Immediately suspicious, she found further cards and letters from Kathy in the house. She made photocopies and took them to the police.

For months Sharon and Lee were forced to carry on behaving normally towards their stepfather, lest he became suspicious of the police investigation.

By March last year, Kathy, in between house-hunting in France, became aware of a mysterious man asking questions about her in Brecon.

'I wasn't overly bothered, but his presence seemed to concern Bob,' she says. 'One day he called me 13 times, asking me if I'd heard any more about him. He sounded nervous, agitated. That was the last time I spoke to him.'

The following day, at 7.15am, she was awoken by two police officers. 'They asked if I knew Robert Wilson. When I said he was my boyfriend, they took me to the police station. They said they would explain later. I was scared and confused.'

It wasn't until lunchtime that her son, having looked up Wilson on the internet, told her the truth. 'When he said that Jane hadn't died until December, and that Bob had been arrested on suspicion of her murder, I passed out,' she says simply.

She was quizzed by police for five days. 'There was never any doubt in my mind he was guilty,' she says.

'I told the police everything and I spent the next few months ranting and pacing my flat. Everything I'd built my future on was a lie. All the little things that hadn't made sense fell into place. The lack of mobile reception. The fact that I hadn't met his family.

'I ripped up the photos of us that the police hadn't taken but I couldn't erase the sickening memories. And I kept thinking that if I'd somehow found out the truth, I could have saved Jane's life.'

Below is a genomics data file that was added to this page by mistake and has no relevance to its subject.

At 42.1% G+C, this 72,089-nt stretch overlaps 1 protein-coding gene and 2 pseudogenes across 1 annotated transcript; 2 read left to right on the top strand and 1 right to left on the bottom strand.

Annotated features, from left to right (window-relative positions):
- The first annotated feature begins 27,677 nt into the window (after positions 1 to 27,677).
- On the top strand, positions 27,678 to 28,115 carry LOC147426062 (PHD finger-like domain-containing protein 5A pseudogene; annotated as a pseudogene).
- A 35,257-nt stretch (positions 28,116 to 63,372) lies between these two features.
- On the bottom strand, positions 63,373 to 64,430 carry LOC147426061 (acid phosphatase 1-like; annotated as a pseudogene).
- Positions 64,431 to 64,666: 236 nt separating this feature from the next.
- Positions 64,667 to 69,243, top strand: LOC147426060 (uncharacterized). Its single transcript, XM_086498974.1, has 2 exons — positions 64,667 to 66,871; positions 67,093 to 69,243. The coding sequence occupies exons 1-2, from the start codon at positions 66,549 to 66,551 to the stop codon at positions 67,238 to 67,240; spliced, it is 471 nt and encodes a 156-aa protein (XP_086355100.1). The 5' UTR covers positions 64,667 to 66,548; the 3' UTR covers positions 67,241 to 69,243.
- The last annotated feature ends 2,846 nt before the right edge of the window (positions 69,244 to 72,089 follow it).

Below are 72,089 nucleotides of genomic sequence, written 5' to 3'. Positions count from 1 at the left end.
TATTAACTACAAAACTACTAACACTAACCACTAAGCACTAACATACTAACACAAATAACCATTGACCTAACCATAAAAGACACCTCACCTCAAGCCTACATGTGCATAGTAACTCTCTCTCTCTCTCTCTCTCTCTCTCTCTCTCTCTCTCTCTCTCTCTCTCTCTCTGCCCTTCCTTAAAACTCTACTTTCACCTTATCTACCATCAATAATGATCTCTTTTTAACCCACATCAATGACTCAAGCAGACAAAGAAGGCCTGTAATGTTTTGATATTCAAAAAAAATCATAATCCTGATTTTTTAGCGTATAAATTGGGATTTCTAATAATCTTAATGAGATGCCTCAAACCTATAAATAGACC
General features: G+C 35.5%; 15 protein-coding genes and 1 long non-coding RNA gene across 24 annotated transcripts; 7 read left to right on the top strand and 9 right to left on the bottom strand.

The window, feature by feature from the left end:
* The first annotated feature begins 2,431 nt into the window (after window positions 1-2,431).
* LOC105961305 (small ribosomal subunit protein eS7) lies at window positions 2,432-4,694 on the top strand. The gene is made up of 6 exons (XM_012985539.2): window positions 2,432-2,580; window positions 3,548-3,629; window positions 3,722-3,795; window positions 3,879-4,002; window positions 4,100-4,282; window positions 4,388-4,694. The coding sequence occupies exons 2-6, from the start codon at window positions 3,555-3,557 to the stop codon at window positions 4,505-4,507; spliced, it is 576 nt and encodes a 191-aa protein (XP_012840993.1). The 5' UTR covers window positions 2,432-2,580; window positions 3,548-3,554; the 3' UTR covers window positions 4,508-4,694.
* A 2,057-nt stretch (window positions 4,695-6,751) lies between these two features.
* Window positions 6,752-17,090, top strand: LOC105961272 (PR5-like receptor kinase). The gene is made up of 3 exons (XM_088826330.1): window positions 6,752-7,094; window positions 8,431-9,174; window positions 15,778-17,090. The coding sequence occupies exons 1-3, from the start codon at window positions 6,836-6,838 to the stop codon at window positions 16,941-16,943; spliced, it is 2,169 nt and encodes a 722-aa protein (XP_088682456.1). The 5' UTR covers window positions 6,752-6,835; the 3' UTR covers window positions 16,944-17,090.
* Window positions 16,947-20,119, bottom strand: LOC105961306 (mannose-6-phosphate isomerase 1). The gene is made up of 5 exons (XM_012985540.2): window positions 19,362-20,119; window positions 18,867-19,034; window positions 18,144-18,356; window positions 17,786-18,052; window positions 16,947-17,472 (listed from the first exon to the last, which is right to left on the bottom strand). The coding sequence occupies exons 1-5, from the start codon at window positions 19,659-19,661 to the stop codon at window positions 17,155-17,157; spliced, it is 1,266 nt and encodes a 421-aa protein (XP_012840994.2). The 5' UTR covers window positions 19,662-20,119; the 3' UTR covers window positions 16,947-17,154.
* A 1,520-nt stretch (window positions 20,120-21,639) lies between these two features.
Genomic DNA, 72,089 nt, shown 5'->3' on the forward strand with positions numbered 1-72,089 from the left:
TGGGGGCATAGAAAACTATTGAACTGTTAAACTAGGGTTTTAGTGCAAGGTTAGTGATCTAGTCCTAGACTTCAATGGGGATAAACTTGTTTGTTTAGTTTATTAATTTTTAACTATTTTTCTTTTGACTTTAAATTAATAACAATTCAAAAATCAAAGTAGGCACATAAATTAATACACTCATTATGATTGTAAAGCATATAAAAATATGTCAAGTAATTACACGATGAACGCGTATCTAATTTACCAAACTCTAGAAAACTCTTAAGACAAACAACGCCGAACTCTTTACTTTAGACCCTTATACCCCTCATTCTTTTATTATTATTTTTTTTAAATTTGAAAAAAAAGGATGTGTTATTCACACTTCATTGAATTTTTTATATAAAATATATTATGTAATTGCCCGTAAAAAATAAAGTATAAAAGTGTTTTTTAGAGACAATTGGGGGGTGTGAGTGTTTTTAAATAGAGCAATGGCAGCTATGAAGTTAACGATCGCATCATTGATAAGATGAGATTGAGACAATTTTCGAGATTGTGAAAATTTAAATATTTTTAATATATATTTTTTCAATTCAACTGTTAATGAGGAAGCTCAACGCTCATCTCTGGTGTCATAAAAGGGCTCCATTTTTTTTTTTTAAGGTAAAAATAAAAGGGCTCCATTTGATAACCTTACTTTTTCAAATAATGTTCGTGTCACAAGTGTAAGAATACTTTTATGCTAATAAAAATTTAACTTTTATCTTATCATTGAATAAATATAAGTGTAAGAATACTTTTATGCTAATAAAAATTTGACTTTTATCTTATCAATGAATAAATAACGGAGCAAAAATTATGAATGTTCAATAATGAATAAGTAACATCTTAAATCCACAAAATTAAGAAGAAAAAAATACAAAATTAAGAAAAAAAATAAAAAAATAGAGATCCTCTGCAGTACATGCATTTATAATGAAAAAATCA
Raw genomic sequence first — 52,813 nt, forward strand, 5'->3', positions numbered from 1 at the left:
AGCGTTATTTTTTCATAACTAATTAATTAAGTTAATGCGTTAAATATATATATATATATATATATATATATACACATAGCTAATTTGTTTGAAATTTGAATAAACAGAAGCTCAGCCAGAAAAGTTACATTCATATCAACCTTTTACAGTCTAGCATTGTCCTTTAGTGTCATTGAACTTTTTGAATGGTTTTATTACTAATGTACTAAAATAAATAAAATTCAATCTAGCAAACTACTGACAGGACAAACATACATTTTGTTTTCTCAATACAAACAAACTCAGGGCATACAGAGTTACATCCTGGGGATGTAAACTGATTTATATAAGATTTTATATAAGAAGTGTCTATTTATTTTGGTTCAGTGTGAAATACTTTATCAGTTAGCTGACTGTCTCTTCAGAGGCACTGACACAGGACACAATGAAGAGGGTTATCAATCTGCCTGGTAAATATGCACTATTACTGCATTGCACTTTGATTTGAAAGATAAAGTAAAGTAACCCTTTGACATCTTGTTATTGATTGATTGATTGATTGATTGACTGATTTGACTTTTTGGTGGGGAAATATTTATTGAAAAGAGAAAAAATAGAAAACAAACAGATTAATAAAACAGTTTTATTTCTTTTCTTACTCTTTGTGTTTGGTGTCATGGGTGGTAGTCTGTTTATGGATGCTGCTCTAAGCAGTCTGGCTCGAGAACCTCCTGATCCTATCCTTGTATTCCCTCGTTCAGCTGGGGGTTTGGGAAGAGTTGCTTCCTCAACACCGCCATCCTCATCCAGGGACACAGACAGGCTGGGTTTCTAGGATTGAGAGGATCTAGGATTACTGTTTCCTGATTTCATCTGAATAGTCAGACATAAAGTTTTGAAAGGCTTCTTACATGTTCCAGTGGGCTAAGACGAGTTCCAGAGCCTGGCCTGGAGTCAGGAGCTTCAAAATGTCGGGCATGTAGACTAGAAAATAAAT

At his trial, the extent of Wilson's deception became clear. He was, it emerged, an accomplished liar who had told friends he had suffered lung cancer. He was a compulsive gambler and was 300,000 in debt.

Two months after meeting Kathy, he had doubled the life insurance cover on himself and his wife all in preparation, presumably, for his new life.

Worst of all, on the morning of his arrest, police had caught him in bed with another mistress, farmhand and divorced mother-of-two Michelle Dodd. She maintains that he is innocent and is continuing their relationship while he is in prison.

Kathy, who dismisses Michelle's devotion as 'ludicrous', spent two days testifying against Wilson.

'He wouldn't look me in the eye,' she says. 'Any scrap of sympathy I might have had for him disappeared. I don't know why he lied. I think he'd been doing it for so long that he didn't know any different. He's a dangerous psychopath who deserves his life sentence.

'Sharon and Lee thanked me for helping to convict him. I have emailed Sharon since and I want to set up an art exhibition for her in Carlisle in memory of her mum.'

More tears of grief and bewilderment fall as she gets up to leave less a lust-driven mistress than a terrified woman whose life has been torn apart by the lies of the man she loved.